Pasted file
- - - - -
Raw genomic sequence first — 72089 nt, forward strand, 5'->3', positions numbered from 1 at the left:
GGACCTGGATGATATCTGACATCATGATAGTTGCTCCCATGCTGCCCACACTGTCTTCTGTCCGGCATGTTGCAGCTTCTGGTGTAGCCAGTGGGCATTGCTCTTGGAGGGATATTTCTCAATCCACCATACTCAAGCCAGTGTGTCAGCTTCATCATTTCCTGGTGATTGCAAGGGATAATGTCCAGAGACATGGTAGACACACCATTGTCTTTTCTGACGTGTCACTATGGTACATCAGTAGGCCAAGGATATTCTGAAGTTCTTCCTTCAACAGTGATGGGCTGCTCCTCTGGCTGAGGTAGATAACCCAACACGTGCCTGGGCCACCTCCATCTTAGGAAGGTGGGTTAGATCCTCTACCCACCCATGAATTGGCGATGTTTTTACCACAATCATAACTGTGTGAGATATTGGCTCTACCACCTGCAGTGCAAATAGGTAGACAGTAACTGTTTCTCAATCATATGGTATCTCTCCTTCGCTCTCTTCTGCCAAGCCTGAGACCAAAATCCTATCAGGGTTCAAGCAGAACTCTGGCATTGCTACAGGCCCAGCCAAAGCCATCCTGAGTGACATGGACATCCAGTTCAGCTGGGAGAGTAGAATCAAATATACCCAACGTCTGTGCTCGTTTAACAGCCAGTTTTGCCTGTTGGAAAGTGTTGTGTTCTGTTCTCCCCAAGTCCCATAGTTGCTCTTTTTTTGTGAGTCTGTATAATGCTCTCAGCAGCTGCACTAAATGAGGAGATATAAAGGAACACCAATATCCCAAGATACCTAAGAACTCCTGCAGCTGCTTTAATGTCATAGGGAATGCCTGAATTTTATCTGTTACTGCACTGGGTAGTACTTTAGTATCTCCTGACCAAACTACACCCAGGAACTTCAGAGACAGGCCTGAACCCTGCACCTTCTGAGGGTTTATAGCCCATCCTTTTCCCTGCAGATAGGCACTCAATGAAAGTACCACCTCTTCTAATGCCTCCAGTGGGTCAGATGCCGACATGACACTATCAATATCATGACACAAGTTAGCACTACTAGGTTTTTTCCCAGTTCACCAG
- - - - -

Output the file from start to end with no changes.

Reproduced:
Raw genomic sequence first — 72089 nt, forward strand, 5'->3', positions numbered from 1 at the left:
GGACCTGGATGATATCTGACATCATGATAGTTGCTCCCATGCTGCCCACACTGTCTTCTGTCCGGCATGTTGCAGCTTCTGGTGTAGCCAGTGGGCATTGCTCTTGGAGGGATATTTCTCAATCCACCATACTCAAGCCAGTGTGTCAGCTTCATCATTTCCTGGTGATTGCAAGGGATAATGTCCAGAGACATGGTAGACACACCATTGTCTTTTCTGACGTGTCACTATGGTACATCAGTAGGCCAAGGATATTCTGAAGTTCTTCCTTCAACAGTGATGGGCTGCTCCTCTGGCTGAGGTAGATAACCCAACACGTGCCTGGGCCACCTCCATCTTAGGAAGGTGGGTTAGATCCTCTACCCACCCATGAATTGGCGATGTTTTTACCACAATCATAACTGTGTGAGATATTGGCTCTACCACCTGCAGTGCAAATAGGTAGACAGTAACTGTTTCTCAATCATATGGTATCTCTCCTTCGCTCTCTTCTGCCAAGCCTGAGACCAAAATCCTATCAGGGTTCAAGCAGAACTCTGGCATTGCTACAGGCCCAGCCAAAGCCATCCTGAGTGACATGGACATCCAGTTCAGCTGGGAGAGTAGAATCAAATATACCCAACGTCTGTGCTCGTTTAACAGCCAGTTTTGCCTGTTGGAAAGTGTTGTGTTCTGTTCTCCCCAAGTCCCATAGTTGCTCTTTTTTTGTGAGTCTGTATAATGCTCTCAGCAGCTGCACTAAATGAGGAGATATAAAGGAACACCAATATCCCAAGATACCTAAGAACTCCTGCAGCTGCTTTAATGTCATAGGGAATGCCTGAATTTTATCTGTTACTGCACTGGGTAGTACTTTAGTATCTCCTGACCAAACTACACCCAGGAACTTCAGAGACAGGCCTGAACCCTGCACCTTCTGAGGGTTTATAGCCCATCCTTTTCCCTGCAGATAGGCACTCAATGAAAGTACCACCTCTTCTAATGCCTCCAGTGGGTCAGATGCCGACATGACACTATCAATATCATGACACAAGTTAGCACTACTAGGTTTTTTCCCAGTTCACCAG